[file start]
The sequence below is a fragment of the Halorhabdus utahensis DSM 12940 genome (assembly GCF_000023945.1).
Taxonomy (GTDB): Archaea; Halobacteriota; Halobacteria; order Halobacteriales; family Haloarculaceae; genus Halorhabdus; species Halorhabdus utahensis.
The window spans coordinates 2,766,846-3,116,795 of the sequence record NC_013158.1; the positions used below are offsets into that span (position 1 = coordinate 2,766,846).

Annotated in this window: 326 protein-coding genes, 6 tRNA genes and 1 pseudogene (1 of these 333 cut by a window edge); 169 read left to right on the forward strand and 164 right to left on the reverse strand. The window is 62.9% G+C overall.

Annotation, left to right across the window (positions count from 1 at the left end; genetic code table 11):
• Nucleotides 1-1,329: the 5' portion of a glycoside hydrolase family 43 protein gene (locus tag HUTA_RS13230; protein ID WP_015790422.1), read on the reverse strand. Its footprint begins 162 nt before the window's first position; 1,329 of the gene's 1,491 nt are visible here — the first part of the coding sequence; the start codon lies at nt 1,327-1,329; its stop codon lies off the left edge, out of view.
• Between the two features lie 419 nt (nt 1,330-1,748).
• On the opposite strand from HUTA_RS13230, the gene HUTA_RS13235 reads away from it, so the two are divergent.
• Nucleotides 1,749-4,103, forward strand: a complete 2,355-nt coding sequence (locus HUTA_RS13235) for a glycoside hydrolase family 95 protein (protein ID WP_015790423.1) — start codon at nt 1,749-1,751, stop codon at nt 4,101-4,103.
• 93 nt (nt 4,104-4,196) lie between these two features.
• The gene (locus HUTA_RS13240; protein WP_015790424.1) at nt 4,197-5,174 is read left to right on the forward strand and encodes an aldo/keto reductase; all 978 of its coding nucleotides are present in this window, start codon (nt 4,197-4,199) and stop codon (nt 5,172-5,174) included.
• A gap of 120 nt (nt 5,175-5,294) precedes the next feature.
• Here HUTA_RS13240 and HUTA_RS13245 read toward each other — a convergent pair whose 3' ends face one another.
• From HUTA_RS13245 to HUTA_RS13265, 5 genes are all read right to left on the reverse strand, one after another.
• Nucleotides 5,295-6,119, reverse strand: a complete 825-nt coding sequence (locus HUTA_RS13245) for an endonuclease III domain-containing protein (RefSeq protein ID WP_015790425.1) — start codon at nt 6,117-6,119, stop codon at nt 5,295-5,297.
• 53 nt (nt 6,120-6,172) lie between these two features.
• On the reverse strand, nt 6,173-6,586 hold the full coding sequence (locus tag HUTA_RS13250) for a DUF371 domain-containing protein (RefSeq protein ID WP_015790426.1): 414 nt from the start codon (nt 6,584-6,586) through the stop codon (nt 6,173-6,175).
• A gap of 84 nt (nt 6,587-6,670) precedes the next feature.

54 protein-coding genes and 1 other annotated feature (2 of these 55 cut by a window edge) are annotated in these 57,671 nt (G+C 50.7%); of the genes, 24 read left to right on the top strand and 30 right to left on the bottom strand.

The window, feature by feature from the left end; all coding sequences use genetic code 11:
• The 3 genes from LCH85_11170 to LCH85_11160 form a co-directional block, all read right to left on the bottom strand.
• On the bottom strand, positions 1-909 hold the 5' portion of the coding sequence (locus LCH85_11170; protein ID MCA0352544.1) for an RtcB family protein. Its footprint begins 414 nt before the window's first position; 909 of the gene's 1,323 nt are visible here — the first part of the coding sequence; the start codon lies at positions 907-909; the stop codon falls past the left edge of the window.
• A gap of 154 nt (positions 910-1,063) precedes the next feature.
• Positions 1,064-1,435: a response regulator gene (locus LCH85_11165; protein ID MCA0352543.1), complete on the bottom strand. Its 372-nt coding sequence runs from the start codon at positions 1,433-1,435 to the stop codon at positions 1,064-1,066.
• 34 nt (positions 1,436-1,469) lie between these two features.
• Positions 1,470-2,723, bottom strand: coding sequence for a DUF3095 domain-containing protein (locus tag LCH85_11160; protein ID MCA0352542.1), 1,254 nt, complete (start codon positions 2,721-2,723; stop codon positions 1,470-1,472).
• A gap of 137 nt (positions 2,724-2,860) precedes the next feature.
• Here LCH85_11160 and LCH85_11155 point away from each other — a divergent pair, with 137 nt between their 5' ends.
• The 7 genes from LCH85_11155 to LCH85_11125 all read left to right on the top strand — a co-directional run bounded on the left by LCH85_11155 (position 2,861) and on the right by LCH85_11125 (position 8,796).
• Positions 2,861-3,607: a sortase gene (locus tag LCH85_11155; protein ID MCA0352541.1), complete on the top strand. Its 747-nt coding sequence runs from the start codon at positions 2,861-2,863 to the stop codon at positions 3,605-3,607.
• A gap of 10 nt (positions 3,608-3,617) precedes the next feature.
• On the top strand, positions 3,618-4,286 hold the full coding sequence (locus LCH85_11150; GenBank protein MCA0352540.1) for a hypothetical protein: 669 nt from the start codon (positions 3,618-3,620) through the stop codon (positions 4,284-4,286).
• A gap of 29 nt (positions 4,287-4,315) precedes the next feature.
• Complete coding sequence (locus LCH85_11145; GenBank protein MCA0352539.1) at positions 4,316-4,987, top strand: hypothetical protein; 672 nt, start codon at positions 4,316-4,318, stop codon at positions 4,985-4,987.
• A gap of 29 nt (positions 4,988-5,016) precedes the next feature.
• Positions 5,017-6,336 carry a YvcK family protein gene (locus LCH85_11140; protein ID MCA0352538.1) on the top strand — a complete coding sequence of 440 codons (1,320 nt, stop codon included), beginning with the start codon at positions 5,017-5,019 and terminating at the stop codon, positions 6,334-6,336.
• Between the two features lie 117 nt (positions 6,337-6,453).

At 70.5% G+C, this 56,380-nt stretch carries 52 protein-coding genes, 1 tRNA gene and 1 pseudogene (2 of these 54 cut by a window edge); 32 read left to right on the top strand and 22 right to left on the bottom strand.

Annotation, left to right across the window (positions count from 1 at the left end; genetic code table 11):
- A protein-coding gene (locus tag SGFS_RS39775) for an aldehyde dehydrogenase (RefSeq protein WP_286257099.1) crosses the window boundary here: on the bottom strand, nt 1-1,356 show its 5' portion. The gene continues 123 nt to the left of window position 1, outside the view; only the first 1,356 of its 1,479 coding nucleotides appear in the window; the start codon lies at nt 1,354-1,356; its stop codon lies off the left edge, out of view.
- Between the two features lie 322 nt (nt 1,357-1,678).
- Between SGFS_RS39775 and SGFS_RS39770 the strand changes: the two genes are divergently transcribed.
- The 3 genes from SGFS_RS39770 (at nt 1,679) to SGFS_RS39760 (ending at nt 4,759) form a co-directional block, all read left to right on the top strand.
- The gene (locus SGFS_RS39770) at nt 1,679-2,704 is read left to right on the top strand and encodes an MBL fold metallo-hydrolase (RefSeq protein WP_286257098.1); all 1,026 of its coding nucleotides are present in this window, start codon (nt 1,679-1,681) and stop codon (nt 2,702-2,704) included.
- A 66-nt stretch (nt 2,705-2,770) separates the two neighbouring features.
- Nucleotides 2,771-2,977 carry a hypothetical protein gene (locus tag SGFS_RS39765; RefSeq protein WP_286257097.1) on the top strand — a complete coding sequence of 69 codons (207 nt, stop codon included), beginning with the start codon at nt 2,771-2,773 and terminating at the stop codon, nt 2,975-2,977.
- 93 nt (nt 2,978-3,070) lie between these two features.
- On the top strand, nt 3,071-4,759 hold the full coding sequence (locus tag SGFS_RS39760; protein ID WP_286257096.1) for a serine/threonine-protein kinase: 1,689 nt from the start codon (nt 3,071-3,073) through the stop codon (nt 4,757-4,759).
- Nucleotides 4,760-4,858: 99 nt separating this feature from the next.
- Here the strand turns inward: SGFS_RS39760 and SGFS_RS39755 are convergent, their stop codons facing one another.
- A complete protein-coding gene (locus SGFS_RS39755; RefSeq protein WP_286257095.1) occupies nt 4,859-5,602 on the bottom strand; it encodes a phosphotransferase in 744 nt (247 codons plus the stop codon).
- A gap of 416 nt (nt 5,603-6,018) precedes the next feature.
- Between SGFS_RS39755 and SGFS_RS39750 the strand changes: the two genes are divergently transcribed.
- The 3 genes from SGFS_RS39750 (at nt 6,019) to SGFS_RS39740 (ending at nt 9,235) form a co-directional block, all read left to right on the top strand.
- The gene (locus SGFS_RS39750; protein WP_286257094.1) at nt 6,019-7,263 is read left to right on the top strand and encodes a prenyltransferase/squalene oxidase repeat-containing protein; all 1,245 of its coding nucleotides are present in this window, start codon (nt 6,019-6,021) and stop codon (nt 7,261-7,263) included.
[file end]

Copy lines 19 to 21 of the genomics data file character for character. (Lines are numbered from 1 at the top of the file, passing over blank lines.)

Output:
54 protein-coding genes and 1 other annotated feature (2 of these 55 cut by a window edge) are annotated in these 57,671 nt (G+C 50.7%); of the genes, 24 read left to right on the top strand and 30 right to left on the bottom strand.

The window, feature by feature from the left end; all coding sequences use genetic code 11:
• The 3 genes from LCH85_11170 to LCH85_11160 form a co-directional block, all read right to left on the bottom strand.